provisions that would encourage enhanced recovery techniques to 
increase oil and gas production from existing fields.
    Topics we are considering for the proposed regulations include, but 
are not limited to, the following:
    1. Is there an appropriate Federal role in providing production 
incentives for

[[Page 11559]]

enhanced oil and gas recovery projects or should such decisions be left 
to market forces?
    2. If the Secretary determines that incentives are warranted, does 
the case-by-case assessment approach for enhanced recovery project 
evaluation provide the appropriate framework for the intended 
production incentives?
    3. Should existing enhanced oil recovery (EOR) projects be 
considered to qualify for production royalty relief to promote 
additional oil recovery as the project nears the end of its economic 
life? If yes, how?
    4. How should the assessment be structured with regard to 
determining whether royalty relief is needed? Is it reasonable to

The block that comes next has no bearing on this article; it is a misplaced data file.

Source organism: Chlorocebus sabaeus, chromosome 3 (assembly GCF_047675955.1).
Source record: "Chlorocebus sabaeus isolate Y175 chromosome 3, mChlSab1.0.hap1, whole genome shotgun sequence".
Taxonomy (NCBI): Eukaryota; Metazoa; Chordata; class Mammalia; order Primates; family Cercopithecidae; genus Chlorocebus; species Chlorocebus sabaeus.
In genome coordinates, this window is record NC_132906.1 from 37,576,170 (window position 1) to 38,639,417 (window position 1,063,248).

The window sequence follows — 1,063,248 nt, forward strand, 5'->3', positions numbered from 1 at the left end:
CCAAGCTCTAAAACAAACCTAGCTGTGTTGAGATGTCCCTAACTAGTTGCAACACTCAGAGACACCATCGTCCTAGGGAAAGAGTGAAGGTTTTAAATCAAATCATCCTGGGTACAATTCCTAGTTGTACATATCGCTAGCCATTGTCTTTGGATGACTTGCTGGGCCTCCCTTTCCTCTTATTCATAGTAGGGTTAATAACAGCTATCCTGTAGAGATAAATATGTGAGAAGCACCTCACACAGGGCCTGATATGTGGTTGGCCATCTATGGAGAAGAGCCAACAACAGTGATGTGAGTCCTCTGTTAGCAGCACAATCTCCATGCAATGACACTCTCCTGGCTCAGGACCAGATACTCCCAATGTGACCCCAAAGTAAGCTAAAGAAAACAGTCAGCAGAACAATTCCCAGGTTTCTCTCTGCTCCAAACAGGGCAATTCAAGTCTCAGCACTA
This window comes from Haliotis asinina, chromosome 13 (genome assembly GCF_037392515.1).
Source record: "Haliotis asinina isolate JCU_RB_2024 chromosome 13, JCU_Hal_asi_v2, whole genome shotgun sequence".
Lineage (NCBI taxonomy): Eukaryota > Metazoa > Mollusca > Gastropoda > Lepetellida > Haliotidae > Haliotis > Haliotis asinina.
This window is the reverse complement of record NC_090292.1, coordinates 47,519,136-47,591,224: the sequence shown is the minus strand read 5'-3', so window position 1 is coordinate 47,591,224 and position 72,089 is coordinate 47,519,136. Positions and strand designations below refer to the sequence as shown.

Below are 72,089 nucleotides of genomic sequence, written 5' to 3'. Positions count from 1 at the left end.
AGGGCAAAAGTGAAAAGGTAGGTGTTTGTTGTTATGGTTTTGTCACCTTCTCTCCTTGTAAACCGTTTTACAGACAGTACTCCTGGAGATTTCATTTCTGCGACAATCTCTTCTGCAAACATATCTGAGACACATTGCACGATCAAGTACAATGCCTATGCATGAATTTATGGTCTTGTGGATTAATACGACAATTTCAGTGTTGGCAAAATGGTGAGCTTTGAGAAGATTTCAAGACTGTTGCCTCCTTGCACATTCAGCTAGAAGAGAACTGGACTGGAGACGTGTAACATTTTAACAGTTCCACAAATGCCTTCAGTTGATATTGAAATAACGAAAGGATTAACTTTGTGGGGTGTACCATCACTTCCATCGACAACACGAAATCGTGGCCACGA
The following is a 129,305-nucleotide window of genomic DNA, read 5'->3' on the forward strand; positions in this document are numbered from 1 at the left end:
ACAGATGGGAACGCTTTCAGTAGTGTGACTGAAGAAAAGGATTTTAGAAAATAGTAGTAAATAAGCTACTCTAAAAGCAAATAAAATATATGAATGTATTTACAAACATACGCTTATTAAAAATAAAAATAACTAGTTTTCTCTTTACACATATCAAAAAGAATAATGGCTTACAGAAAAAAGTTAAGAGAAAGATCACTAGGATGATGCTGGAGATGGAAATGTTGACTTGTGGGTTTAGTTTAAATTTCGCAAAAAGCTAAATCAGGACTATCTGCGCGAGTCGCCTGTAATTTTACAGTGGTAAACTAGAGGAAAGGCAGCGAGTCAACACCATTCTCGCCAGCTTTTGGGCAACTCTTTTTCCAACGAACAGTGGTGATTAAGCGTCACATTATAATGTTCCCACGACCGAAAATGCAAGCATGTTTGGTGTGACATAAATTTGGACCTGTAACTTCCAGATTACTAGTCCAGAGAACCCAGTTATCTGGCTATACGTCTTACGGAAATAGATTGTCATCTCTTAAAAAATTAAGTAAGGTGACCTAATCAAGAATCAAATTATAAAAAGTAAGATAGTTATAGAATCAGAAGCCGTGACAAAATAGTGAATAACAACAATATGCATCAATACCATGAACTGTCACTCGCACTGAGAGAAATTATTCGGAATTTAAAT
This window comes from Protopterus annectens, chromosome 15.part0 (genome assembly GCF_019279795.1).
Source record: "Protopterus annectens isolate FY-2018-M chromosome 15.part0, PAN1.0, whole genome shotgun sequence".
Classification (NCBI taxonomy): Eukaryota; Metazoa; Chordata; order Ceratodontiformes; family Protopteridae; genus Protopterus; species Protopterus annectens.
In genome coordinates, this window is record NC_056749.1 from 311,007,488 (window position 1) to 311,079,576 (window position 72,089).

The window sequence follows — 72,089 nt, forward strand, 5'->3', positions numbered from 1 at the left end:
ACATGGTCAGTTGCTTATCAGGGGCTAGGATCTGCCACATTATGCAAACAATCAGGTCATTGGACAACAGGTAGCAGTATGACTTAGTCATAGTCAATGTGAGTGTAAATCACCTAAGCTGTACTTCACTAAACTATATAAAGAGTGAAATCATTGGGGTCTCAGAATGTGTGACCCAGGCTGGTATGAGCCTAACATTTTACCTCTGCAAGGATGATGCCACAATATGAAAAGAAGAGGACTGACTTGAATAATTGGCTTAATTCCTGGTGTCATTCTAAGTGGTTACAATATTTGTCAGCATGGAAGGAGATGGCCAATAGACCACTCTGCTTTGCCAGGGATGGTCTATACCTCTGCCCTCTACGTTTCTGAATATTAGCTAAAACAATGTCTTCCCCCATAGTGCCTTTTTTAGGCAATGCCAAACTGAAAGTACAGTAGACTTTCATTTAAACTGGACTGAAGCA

expect that such assessments can be consistently and reliably completed 
for a wide variety of projects? If the Secretary determines that relief 
is warranted, how should the amount of relief be calculated?
    5. Should the relief awarded be conditioned on market price? If 
yes, how?
    6. How should the production incentive be applied to the enhanced 
recovery projects to promote project expansions and maximum oil and gas 
    7. Should this incentive be limited to new technology? Should other 
gases and matter be considered for EOR royalty relief?
    8. How should royalty relief be structured for the additional 
production resulting from enhanced recovery methods?
    9. How should production currently using CO2 for 
recovery be differentiated from new production which results from an 
    10. How could we encourage the capture, transportation, and 
sequestration of CO2 and promote other public interests in 
addition to enhanced oil recovery?
    11. In making the determination of whether the royalty relief 
described in Section 354 would be in the public interest, how should